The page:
Serelaxin, recombinant human relaxin-2, modulates endothelial vasodilatory functionality and is under evaluation for treatment of acute heart failure. Little is known about acute effects on cerebral perfusion. We tested the hypothesis that Serelaxin might also have effects on the cerebral microcirculation in a sheep model, which resembles human brain structure quite well. We used laser Doppler flowmetry and side stream dark-field (SDF) imaging techniques, which are reliable tools to continuously assess dynamic changes in cerebral perfusion. Laser Doppler flowmetry shows that bolus injection of 30 μg Serelaxin per kg body weight induces an increase (p=0.006) to roughly 150% of cortical cerebral blood flow (CBF), whereas subcortical CBF remains unchanged (p=0.688). The effects on area dependent CBF were significantly different after the bolus injection (p=0.042). Effects on cortical CBF were further confirmed by SDF imaging. The bolus injection of Serelaxin increased total vessel density to 127% (p=0.00046), perfused vessel density to 145% (p=0.024) and perfused capillary density (PCD) to 153% (p=0.024). Western blotting confirmed the expression of relaxin receptors RXFP1 and truncated RXFP2-variants in the respective brain regions, suggesting a possible contribution of RXFP1 on the effects of Serelaxin. In conclusion, the injection of a high dose of Serelaxin exerts quick effects on the cerebral microcirculation. Therefore, Serelaxin might be suitable to improve cortical microcirculation and exert neuroprotective effects in clinically relevant scenarios, which involve cortical hypoperfusion. These findings need to be confirmed in relevant experimental settings involving cerebral cortical hypoperfusion and can possibly be translated into clinical practice.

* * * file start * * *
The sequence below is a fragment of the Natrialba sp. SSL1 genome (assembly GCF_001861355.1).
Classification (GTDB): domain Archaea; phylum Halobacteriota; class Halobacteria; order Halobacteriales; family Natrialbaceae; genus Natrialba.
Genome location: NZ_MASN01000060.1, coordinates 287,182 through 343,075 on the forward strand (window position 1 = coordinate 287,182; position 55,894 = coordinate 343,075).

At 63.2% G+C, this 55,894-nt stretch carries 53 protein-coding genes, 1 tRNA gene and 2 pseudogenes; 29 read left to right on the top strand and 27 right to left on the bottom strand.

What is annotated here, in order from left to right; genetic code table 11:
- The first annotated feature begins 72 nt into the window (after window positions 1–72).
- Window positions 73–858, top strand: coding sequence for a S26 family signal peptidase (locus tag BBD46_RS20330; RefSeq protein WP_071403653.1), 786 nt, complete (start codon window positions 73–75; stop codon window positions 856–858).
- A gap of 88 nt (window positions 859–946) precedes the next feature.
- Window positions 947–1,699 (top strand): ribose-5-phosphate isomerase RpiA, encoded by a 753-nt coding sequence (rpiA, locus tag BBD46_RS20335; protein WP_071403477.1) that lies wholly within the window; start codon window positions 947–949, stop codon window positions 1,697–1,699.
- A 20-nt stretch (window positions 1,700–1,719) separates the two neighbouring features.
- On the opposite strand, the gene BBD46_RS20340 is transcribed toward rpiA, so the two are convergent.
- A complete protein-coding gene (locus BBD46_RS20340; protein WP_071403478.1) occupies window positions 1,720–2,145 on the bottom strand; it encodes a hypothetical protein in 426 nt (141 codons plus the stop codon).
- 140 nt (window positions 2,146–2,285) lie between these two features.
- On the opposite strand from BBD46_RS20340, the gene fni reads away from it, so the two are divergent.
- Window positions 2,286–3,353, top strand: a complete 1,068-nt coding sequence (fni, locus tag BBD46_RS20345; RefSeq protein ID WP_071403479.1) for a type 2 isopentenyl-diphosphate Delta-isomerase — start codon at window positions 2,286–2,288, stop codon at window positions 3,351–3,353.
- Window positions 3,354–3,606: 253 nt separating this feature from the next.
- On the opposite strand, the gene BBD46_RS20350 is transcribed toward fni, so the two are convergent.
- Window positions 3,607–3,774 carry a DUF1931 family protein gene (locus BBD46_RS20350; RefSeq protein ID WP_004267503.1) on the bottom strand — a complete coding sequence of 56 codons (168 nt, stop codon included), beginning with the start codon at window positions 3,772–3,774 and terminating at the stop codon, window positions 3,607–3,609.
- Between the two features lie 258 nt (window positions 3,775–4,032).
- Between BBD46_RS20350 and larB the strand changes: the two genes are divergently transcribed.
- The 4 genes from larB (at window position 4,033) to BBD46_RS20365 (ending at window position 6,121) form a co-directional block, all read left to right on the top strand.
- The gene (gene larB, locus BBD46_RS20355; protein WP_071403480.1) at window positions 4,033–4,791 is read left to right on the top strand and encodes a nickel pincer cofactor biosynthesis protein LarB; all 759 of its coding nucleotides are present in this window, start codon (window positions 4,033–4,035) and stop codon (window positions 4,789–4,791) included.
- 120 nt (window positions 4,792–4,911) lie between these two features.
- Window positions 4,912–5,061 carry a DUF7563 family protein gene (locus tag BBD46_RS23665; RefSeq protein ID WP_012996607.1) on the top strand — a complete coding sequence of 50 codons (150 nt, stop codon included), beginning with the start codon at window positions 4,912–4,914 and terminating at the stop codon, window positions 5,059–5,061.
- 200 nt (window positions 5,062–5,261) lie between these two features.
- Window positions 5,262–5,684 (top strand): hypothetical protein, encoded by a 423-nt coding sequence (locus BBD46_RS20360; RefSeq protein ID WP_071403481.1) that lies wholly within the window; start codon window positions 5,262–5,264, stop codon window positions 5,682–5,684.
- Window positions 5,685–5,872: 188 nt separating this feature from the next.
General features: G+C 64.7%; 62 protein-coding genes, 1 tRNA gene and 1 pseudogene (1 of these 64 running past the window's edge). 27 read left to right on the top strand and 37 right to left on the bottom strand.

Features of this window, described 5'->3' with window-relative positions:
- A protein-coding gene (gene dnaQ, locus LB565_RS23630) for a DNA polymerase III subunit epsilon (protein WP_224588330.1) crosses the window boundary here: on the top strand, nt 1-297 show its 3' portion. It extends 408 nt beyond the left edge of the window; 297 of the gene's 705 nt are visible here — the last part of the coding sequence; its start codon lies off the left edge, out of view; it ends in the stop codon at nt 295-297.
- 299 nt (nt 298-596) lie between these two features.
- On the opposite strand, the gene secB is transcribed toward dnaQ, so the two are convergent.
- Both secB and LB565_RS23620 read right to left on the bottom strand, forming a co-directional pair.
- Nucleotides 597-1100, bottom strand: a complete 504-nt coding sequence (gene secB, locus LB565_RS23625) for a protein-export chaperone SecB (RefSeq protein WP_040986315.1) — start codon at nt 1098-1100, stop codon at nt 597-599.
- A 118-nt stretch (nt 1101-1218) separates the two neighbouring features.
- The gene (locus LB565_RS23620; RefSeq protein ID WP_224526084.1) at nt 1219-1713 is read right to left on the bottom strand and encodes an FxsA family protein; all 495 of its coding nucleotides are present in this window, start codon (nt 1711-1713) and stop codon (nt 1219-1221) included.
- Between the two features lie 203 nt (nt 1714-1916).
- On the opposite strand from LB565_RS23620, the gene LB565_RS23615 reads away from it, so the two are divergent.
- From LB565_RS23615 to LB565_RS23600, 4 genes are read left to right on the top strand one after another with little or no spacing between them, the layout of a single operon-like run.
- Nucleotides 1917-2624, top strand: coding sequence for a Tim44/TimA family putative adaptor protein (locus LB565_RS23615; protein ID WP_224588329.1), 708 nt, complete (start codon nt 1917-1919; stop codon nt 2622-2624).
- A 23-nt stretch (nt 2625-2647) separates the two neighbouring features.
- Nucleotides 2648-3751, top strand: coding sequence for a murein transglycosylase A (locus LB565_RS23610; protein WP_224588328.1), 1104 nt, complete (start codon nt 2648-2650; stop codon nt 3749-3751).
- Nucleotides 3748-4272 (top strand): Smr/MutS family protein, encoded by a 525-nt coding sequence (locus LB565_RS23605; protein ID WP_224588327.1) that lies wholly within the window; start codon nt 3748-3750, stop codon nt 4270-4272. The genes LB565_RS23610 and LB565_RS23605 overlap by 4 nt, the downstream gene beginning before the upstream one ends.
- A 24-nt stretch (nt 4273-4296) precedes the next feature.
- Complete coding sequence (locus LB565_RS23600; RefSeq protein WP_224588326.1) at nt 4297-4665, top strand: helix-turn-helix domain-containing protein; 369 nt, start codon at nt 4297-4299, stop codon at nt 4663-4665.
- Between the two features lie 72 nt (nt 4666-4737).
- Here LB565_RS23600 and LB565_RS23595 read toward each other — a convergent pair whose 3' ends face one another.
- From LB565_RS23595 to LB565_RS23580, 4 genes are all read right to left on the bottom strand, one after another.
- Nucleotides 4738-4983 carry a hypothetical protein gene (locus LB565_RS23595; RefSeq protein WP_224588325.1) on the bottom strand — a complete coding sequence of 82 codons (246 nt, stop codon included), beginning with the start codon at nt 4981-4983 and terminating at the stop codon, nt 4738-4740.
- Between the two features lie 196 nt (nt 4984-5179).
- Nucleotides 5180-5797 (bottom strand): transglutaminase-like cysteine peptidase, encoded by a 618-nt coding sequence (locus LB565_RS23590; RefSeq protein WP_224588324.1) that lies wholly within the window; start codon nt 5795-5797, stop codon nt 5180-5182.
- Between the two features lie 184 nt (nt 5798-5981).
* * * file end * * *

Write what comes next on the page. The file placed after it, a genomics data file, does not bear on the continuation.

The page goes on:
- cerebral blood flow
- relaxin receptors
- sheep model
- Copyright © 2016, American Journal of Physiology - Heart and Circulatory Physiology